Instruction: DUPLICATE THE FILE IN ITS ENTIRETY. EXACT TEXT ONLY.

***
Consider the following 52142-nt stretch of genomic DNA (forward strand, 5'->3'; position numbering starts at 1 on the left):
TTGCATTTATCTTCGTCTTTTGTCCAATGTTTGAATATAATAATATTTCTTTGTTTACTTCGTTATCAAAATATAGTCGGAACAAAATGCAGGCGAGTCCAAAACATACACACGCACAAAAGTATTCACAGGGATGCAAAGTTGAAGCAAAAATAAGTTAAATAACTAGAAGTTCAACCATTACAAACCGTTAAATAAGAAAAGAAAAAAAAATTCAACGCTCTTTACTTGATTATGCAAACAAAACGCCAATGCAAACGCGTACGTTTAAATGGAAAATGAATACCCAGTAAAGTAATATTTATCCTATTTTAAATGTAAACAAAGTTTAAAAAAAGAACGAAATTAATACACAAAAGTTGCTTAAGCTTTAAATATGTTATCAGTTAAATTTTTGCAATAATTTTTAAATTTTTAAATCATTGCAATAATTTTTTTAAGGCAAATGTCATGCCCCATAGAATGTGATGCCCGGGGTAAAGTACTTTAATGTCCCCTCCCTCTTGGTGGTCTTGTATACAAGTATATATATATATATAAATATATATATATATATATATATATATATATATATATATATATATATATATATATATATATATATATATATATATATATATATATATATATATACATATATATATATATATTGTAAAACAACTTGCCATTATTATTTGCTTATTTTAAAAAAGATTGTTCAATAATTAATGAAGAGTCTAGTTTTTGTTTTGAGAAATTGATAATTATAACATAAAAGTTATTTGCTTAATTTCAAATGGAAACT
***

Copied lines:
Consider the following 52142-nt stretch of genomic DNA (forward strand, 5'->3'; position numbering starts at 1 on the left):
TTGCATTTATCTTCGTCTTTTGTCCAATGTTTGAATATAATAATATTTCTTTGTTTACTTCGTTATCAAAATATAGTCGGAACAAAATGCAGGCGAGTCCAAAACATACACACGCACAAAAGTATTCACAGGGATGCAAAGTTGAAGCAAAAATAAGTTAAATAACTAGAAGTTCAACCATTACAAACCGTTAAATAAGAAAAGAAAAAAAAATTCAACGCTCTTTACTTGATTATGCAAACAAAACGCCAATGCAAACGCGTACGTTTAAATGGAAAATGAATACCCAGTAAAGTAATATTTATCCTATTTTAAATGTAAACAAAGTTTAAAAAAAGAACGAAATTAATACACAAAAGTTGCTTAAGCTTTAAATATGTTATCAGTTAAATTTTTGCAATAATTTTTAAATTTTTAAATCATTGCAATAATTTTTTTAAGGCAAATGTCATGCCCCATAGAATGTGATGCCCGGGGTAAAGTACTTTAATGTCCCCTCCCTCTTGGTGGTCTTGTATACAAGTATATATATATATATAAATATATATATATATATATATATATATATATATATATATATATATATATATATATATATATATATATATATATATATATATATATATATATATACATATATATATATATATTGTAAAACAACTTGCCATTATTATTTGCTTATTTTAAAAAAGATTGTTCAATAATTAATGAAGAGTCTAGTTTTTGTTTTGAGAAATTGATAATTATAACATAAAAGTTATTTGCTTAATTTCAAATGGAAACT